Burdens now may crush me down,
Disappointments all around,
Troubles speak in mournful sigh,
Sorrow through a tea-stained eye;
There is a world where pleasure reigns,
No mourning soul shall roam its plains,
And to that land of peace and Glory
I want to go someday.
I do not know low long ‘twil be,
Nor what the future holds for me,
But this I know if Jesus leads me,
I shall get home some day.
Then there are other kinds of “now what?” moments in our lives.
I confess to having some somewhat unexpected “now what?” impulses in these
two weeks since I left the bank and prepared for today, and tomorrow. After 18
years of thinking about this day – and six years of formal preparation – I have
moments of feeling like the dog who always chased cars … but then, one day,
caught one and didn’t know what to do.
“Now what?”
“Why me?”
How is it that I am the one called to serve in this place of so many small miracles,
so much joy and hope and so many passionate, committed people. Am I up for
the job? Will I be capable? “Now what?”
I ask for your prayers – for me and for Kelly and Ellison and Sophie.
I hope for you this is a different kind of “now what?” day.
For the remnant Caldwell members, who opened their church and their hearts to
others, I hope this is a day of amazement and even a little ecstasy – to be
installing a full time pastor for the first time in so many years.
For those of you who came together from a different place, I hope this is a day of
joy, that you are together again, in church, and have a place to sing, and serve
and learn and worship in the ways that can teach the rest of us a thing of two
about the gospel.
For those of you who have come to be a part of this “new thing” that you have
discovered, I pray that you will find your place here, to reaffirm your own faith and
contribute what God has called you here to do.
I also believe that the God that has so richly blessed this church with new life is
looking down – with a divine smile – and asking God’s own version of “now
“Now what are you going to do in my name?”
And that is the most important “Now what?” question that – together - we have
the opportunity to answer.
How will we fulfill the call of the gospel to serve the least among us in our city
and around the world?
How will we work for social justice and systemic change to achieve a fairer
prosperity in our prosperous city?
Where will we find our place in the multi-faith dialogue in these days of such
great global complexity?
“Now what?”
To return to the issue of how the Gospel of Mark concludes, the answer – in the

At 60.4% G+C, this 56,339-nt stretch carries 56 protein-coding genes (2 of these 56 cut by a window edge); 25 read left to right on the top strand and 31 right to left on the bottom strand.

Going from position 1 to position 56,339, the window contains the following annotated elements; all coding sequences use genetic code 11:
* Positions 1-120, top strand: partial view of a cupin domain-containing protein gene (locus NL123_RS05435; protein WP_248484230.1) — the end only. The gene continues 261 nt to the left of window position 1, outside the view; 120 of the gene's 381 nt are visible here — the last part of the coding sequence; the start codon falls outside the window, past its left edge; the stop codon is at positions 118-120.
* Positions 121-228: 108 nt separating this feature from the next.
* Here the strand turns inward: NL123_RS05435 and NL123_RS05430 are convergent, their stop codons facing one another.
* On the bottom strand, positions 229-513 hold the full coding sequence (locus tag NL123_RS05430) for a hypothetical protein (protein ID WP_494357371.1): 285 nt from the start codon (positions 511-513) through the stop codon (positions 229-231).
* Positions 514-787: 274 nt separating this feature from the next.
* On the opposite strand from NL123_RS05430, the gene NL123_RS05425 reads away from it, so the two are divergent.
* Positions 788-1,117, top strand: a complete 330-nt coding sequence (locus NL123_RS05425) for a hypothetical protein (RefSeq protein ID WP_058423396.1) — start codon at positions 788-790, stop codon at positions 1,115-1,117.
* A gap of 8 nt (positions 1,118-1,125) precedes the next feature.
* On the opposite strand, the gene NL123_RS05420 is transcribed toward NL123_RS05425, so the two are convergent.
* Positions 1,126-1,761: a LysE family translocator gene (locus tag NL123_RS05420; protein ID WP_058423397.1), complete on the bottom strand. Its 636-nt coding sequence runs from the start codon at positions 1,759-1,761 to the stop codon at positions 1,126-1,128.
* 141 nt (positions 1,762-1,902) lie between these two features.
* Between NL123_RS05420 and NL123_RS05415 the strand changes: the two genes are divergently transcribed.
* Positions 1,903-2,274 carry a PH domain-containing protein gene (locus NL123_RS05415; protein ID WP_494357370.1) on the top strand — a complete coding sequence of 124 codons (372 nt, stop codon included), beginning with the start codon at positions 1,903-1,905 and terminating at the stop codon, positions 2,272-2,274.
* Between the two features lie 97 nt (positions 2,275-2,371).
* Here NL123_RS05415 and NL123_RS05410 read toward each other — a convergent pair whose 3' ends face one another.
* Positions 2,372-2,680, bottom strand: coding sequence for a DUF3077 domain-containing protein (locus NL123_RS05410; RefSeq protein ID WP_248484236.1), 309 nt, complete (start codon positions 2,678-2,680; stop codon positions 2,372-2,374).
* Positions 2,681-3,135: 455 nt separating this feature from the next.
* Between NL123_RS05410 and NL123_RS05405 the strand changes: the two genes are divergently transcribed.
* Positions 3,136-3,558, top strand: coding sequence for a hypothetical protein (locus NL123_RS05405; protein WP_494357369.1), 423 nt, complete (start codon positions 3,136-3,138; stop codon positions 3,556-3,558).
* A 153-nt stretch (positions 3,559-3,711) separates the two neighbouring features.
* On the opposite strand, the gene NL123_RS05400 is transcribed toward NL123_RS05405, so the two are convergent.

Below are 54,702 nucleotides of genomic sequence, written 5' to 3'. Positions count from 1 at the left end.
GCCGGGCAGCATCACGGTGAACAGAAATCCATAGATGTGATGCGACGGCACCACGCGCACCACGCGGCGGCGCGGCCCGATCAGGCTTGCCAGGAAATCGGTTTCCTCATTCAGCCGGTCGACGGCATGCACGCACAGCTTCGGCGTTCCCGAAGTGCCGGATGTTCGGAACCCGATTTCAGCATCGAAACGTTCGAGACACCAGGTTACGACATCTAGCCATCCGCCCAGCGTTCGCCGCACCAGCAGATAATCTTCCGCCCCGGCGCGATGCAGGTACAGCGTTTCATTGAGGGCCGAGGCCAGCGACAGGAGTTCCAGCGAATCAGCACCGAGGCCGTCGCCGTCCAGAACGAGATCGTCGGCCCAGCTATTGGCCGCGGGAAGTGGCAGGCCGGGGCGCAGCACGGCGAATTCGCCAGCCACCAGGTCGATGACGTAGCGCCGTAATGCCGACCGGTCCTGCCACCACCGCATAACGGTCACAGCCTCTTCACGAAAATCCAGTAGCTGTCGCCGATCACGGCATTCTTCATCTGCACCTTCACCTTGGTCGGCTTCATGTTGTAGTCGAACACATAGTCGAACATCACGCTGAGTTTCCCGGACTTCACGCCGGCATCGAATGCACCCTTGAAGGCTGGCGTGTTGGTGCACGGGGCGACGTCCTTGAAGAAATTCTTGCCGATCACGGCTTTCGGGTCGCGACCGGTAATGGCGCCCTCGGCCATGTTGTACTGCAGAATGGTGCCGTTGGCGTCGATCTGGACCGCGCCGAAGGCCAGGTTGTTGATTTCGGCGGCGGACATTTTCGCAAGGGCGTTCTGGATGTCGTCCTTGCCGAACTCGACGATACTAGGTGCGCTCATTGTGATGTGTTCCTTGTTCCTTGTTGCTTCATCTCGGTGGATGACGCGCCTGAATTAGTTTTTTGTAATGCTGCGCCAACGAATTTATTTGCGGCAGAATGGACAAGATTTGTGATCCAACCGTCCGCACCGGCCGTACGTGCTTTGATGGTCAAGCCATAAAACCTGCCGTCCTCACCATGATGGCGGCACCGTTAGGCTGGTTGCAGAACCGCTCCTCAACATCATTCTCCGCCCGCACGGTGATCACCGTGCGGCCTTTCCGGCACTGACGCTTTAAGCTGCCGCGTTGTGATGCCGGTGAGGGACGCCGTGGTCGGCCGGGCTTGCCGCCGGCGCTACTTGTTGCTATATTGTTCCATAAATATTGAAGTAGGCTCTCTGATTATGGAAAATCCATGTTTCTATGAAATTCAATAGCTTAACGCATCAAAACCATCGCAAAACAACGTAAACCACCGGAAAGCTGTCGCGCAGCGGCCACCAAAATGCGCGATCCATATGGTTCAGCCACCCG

end – is fairly straightforward.
The majority of scholars who have studied the matter conclude that the original
ending to the text was simply lost – separated somehow from the rest of the first
scroll and never recovered.
And that makes sense, given that Mark spends almost half of his gospel on the
passion narrative and the events leading up to it. Surely, the argument, goes the
author would then not end the story so abruptly.
The endings we have in the text today, the scholars conclude, were crafted
based on the Gospels of Matthew, Luke and John and added about 100 years
later by scribes who sought to honor the Markan tradition with a suitable ending.
When it comes to our own lives, that is how it is with the sovereign God we
worship, isn’t it?
As much as we are inclined to take the pen in our own hands and write our own
endings, the God of providence always knows “the rest of the story” and we
should leave the narrative of our lives in God’s hand.
That is why I’ve always admired Charlie MacDonald’s statement that he and the
congregation did everything they could to keep this church open – and only when
they had decided they could do no more did God make known God’s plans for
keeping Caldwell alive.
If there were ever a congregation that could tell the story of unexpected endings,
it is this one.
All of this reminds me of the bumper sticker that reads “Let go and let God.”
I am usually cautious about bumper sticker theology, but sometimes the mystery
of faith isn’t any more complicated than that.
So, in response to today’s question of “Now what?” we might simply say “Now …
That is, of course, not easy. We do want to control things.
But faith requires trust and, indeed, letting go.
The endings we seek may not always be clear. They may not arrive on the
schedule we want. They may not be what we envision or want.
Indeed, sometimes, God’s endings may be more than we could ever hope for or
imagine, which is exactly how I feel about the opportunity to become your pastor
… in this place … at this remarkable time.
And that is why life with God does, in the end, leads to the ecstasy and
amazement that always overcomes our trauma and fears.
After he appeared to the apostle, Jesus said to them: “Go into all the world and
proclaim the good news to the whole creation.”
In the name of our triune God, so let it be.